Skip to main content

Market Commentary – May 2020

May saw several states and foreign countries ease restrictions put in place in response to the COVID-19 pandemic. As economies slowly picked up momentum, investors grew more confident in stocks, driving values higher. However, investor optimism was kept in check by sobering economic reports and growing tensions between the United States and China.

The unemployment rate reached its highest level since the Great Depression while claims for unemployment insurance soared past 25 million. Economic output lagged in April as expected. Hardest hit were automakers, restaurants, and airlines. The month closed with a speech from President Trump condemning China over the pandemic, Hong Kong, and several other "broken promises."

Despite these issues, investors drew optimism from the possibility that a COVID-19 vaccine is on the horizon, the gradual lifting of lockdowns, and the stimulus efforts in play. While May didn't see the double-digit gains enjoyed in April, the benchmark indexes listed here still managed to post encouraging returns. The tech-heavy Nasdaq led the way, followed closely by the small caps of the Russell 2000, each index ending the month more than 6.0% ahead. The large caps of the Dow and S&P 500 advanced by more than 4.0%, and the Global Dow increased by over 3.25%. Year to date, only the Nasdaq is comfortably ahead of its 2019 closing value. The S&P 500 is less than 6.0% from breakeven, while the other indexes listed here remain well off their year-end pace.

By the close of trading on April 30th, the price of crude oil sank to $19.04 per barrel, well below the March 31st price of $20.35 per barrel. Reeling oil values sent prices at the pump spiraling downward. The national average retail regular gasoline price was $1.960 per gallon on May 25th, up from the April 27th selling price of $1.773 but $0.862 less than a year ago. The price of gold rose by the end of April, climbing to $1,691.00 by close of business on the 30th, up from its $1,591.20 price at the end of March.

Market/Index* 2019 Close Prior Month As of May 29 th Monthly Change YTD Change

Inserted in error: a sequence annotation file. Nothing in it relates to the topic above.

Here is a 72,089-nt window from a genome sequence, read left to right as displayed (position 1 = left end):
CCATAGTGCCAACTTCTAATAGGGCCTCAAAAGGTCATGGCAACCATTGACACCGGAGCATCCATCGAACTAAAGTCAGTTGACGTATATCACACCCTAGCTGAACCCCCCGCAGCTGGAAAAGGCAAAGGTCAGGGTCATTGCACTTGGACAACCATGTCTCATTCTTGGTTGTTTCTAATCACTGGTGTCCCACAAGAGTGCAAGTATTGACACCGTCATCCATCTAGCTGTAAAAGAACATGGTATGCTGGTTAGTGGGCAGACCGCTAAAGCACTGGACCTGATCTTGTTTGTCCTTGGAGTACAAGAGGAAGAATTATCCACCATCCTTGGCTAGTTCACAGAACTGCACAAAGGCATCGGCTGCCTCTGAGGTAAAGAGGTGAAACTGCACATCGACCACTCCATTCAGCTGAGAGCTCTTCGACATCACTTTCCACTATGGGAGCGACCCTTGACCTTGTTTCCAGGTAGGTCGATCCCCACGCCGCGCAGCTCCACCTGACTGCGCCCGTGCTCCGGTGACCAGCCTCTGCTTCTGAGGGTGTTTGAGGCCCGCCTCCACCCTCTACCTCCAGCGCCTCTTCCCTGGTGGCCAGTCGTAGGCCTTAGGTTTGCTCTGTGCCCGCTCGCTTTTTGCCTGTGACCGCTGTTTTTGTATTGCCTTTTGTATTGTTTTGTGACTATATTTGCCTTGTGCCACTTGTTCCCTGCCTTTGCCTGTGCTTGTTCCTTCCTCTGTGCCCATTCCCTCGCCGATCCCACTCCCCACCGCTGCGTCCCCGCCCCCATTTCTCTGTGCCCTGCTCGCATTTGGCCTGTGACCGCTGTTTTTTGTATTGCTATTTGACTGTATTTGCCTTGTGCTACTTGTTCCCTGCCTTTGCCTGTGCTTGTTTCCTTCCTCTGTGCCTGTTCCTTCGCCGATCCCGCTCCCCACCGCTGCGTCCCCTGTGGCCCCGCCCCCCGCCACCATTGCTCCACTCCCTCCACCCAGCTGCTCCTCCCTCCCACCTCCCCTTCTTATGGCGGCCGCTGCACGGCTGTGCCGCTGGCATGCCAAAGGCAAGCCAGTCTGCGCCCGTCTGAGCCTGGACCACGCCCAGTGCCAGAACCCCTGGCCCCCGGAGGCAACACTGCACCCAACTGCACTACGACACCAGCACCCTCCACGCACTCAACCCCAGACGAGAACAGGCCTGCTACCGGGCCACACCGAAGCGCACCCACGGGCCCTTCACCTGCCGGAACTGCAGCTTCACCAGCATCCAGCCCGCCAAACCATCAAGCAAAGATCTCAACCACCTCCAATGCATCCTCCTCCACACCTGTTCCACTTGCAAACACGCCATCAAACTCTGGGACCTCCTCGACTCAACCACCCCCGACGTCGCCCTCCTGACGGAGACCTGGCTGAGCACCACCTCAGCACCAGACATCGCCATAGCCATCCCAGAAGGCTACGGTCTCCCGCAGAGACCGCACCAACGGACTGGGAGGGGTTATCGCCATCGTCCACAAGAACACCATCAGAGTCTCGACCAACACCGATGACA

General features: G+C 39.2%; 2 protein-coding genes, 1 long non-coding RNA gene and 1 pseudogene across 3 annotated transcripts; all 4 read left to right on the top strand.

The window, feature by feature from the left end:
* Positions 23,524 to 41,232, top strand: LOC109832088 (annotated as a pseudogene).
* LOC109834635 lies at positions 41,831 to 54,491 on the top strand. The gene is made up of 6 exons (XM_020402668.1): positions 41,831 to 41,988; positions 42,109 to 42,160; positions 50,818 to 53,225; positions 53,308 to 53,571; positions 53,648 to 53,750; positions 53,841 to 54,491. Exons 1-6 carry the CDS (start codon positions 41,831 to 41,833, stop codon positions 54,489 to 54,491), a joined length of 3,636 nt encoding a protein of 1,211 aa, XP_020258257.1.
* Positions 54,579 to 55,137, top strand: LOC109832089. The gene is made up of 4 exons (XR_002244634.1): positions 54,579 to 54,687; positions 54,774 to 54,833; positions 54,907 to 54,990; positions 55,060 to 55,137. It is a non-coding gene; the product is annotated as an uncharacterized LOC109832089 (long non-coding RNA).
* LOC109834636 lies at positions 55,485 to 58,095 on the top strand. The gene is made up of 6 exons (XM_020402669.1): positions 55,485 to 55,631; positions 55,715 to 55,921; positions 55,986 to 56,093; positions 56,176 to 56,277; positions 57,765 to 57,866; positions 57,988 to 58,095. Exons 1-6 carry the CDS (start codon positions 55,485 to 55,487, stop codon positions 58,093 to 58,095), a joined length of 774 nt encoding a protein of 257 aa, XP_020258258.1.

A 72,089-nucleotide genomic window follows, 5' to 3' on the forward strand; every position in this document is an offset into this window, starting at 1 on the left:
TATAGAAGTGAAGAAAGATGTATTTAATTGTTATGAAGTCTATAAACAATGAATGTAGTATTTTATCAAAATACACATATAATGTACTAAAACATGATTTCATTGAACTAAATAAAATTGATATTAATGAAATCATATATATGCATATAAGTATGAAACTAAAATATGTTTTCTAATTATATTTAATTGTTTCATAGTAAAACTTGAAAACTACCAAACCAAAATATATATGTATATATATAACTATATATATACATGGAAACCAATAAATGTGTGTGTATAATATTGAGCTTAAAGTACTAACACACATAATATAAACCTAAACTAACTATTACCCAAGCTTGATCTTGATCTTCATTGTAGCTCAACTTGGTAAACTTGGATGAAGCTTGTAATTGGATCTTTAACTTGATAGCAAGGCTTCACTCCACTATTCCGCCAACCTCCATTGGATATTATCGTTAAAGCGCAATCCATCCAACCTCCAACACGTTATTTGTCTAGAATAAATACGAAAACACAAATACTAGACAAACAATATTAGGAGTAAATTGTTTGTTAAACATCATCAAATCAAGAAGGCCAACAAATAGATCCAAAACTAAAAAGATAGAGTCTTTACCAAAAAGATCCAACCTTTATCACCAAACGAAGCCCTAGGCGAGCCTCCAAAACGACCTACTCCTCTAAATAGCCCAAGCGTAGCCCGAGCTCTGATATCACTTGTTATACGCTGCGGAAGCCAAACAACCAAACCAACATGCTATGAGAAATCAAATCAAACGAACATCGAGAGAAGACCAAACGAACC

DIJA 28,538.44 24,345.72 25,383.11 4.26% -11.06%
NASDAQ 8,972.60 8,889.55 9,489.87 6.75% 5.76%
S & P 500 3,230.78 2,912.43 3,044.31 4.53% -5.77%
Russell 2000 1,668.47 1,310.66 1,394.04 6.36% -16.45%
Global Dow 3,251.24 2,661.71 2,749.85 3.31% -15.42%
Federal Funds 1.50% – 1.75% 0.00% – 0.25% 0.00% – 0.25% 0 bps -150 bps
10-yr Treasury 1.91% 0.62% 0.64% 2 bps -127 bps

*Chart reflects price changes, not total return

Last Month's Economic News

  • In the harshest downturn for American workers in history, employers cut an unprecedented 20.5 million jobs in April and the unemployment rate more than tripled to 14.7%. Joblessness now stands at the most since the Great Depression era of the 1930s after the coronavirus pandemic brought the US economy to a standstill. As recently as February, the rate hovered at just 3.5%, the lowest level in five decades. Furloughed workers accounted for about 4 out of every 5 unemployed Americans. The Labor Department said the unadjusted unemployment rate in April would have been almost 5 percentage points higher if unemployed workers had properly classified themselves, rather than marking down that they were employed but absent from work.
  • Productivity in the US declined in the first quarter by the most since the end of 2015, as the world’s largest economy shrank faster than employers cut jobs and hours because of the coronavirus pandemic. Nonfarm business employee output per hour decreased at a 2.5% annualized rate in the first three months of the year. The decline matched the median projection in Bloomberg’s survey of economists and followed a 1.2% fourth-quarter increase. Output fell at a 6.2% annualized rate, while hours worked declined 3.8%.
  • A key measure of US consumer prices declined in April by the most on record as travel and apparel spending collapsed during the coronavirus pandemic. The core consumer-price index, which excludes volatile food and fuel costs, fell 0.4% from the prior month after a 0.1% decrease in March. That’s the biggest drop in data back to 1957. Compared with April of last year, the core CPI rose 1.4%, the smallest annual gain since 2011. The overall CPI declined 0.8% in April from a month earlier, the most since December 2008, as gasoline prices plunged 20.6%. But the cost of food at home surged 2.6% from the prior month, the most since 1974, as Americans stocked up at the grocery store.
  • US retail sales plunged in April, shattering the prior record set just a month earlier, as the coronavirus pandemic shuttered businesses, spurred layoffs and kept Americans at home. Revenue at retailers and restaurants fell 16.4% in April from the prior month, almost double the 8.3% drop in March which was previously the worst in data back to 1992. A sharp drop-off in consumer spending is one of the main drivers behind estimates for gross domestic product this quarter to post the sharpest drop in records dating back to 1947. All but one of 13 major categories decreased, led by a 78.8% drop at clothing stores and a 60.6% decline at electronics and appliance stores. The only category to record a gain was non-store sales, including online sellers such as Amazon, which increased 8.4%.